Sure, at the top tiers of play, even small imbalances matter. Al the level where 90% of the community are playing, though? Pure cargo cult.

    • jrodman says:

      This sort of thinking seems to be present in every online game I’ve played. In any team game where it’s possible to play poorly via choices, it seems there develops a very rigid sense of what it means to play correctly.

      it seems like a tragedy of the commons type of thing. The playerbase ends up requiring everyone to play like idiots because of the possibility of playing like idiots who play badly.

    • wengart says:

      As a Dota player this is super weird to me. Sure, in Dota, people play heroes that are popular at the top. However, the meta of the game isn’t hardened around how the top tier teams play. And in a lot of cases your team will play very differently based on how individual players on your team do. Playing a support hero in lane with a carry and find that the carry can’t last-hit for shit. Welp guess we’ve got a core Venge now.

      You definitely don’t get called out for strange picks.

  2. Premium User Badge

    samsharp99 says:

    League of Legends allows expensive trolling/toxicity: Gift a player who fed/sucked a mystery champion whilst saying “Gave you a new champion, maybe you will suck less at this one”.

    It’s like honouring a player for being terrible (ironically), only even more extreme/expensive.

    I’m not toxic in game…I heard about people honouring for bad play/feeding and figured this was just an extension of that for the toxic players with money to burn! In reality, I can’t imagine spending money to give strangers gifts and very much doubt I would get one in return.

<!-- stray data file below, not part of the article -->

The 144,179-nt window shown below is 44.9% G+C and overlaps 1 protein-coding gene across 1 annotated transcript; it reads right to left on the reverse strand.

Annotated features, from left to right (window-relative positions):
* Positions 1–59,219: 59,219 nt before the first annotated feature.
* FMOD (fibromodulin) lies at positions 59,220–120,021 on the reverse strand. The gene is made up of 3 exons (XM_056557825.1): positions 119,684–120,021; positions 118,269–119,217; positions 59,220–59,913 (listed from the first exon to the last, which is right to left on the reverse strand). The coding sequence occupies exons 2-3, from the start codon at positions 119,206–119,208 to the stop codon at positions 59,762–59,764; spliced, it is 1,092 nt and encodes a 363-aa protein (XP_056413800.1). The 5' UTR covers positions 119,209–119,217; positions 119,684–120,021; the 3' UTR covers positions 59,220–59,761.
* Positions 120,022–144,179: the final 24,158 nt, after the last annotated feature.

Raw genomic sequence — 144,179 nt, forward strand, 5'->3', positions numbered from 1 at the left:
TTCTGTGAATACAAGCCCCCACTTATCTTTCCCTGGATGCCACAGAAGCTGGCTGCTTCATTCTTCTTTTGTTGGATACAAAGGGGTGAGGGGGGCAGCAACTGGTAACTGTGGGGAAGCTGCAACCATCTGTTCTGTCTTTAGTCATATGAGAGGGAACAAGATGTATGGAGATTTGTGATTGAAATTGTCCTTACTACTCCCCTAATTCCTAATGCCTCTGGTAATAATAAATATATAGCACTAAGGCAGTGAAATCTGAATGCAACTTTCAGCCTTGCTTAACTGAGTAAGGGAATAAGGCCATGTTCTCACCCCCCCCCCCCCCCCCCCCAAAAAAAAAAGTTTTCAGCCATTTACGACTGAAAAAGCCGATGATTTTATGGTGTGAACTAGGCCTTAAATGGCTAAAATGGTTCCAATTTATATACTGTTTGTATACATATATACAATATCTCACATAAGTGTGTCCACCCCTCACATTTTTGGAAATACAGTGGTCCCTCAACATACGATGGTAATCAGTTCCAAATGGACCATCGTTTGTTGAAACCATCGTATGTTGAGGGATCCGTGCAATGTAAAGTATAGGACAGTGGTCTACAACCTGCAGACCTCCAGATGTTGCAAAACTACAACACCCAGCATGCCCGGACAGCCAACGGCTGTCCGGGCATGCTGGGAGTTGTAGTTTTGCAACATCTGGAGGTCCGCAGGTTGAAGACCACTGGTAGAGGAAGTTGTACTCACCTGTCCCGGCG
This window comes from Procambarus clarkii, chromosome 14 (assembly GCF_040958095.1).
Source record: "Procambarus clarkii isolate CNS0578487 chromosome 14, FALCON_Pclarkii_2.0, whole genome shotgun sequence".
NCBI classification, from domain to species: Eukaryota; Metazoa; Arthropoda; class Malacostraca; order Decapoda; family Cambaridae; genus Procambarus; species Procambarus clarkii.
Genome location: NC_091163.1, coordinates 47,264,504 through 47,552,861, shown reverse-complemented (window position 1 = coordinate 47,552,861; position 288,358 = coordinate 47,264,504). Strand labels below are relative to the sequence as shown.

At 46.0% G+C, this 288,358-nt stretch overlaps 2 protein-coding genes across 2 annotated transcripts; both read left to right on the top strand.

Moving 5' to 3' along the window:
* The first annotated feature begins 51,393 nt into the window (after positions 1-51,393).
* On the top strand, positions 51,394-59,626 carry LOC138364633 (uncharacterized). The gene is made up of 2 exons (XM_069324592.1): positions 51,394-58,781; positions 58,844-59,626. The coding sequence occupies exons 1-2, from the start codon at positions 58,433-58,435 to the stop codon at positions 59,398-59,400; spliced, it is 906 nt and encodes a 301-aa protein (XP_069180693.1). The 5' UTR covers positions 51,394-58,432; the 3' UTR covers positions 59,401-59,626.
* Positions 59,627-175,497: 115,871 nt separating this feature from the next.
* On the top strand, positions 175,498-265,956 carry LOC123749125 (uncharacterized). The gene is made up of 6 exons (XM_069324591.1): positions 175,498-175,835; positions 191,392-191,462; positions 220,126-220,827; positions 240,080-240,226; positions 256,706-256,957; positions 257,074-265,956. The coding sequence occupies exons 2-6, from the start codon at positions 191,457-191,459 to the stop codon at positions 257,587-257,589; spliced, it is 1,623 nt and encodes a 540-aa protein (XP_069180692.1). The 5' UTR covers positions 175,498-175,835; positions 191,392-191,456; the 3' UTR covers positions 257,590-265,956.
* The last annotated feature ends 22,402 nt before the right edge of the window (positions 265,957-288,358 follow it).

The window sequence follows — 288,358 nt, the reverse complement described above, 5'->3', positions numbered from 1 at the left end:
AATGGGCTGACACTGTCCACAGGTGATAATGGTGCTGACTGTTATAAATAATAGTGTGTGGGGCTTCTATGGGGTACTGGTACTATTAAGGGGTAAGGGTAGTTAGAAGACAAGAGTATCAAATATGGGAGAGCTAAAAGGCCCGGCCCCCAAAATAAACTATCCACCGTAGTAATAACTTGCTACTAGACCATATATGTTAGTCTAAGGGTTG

• Xocrates says:

      I don’t get the logic here. The troller gets nothing, and the troll-y, at worst, gets something he’ll never use.

      How is this even a bad thing?

      • Rizlar says:

        It sounds like the best possible form of abuse!

      • Premium User Badge

        samsharp99 says:

        It’s the same kind of effect as slow clapping someone I think is the best example I can give from RL. Essentially skin-based expensive sarcasm.

        • Xocrates says:

          Yeah, but slowclapping by a stranger is meaningless. This is the equivalent of someone you’ve never met, and probably won’t meet again, telling you “you suck”, give you a fiver, and walk away.

          I would be vastly more confused than annoyed.

    • jrodman says:

      If this were true, I don’t see how Riot would have trouble noticing and reprimanding toxic behavior attached to these gifts.

      • DogPawHat says:

        Would make for some wierd reports. “Said my Ahri was shite, gave me Ziggs”

  3. tormos says:

    as a DOTA player I think this is a good direction for League to be taking as the very restrictive metagame is something that turned me off from LoL previously (especially given that the good heroes in a given meta may not be free on any given week). I would really like to see DOTA in turn take the philosophy of having multiple big rewards in the jungle instead of just Roshan/aegis. It’s cool that there are enough games in the MOBA space now that they can take ideas from each other. More of this sort of thing!

  4. InternetBatman says:

    Is the river crab a reference to China?

    • Hmm-Hmm. says:

      It might be (they joked about it in the second vid, I think) a reference to Ghostcrawler, took his name from a World of Warcraft monster, a ghostly crab. Or maybe it’s not a reference at all.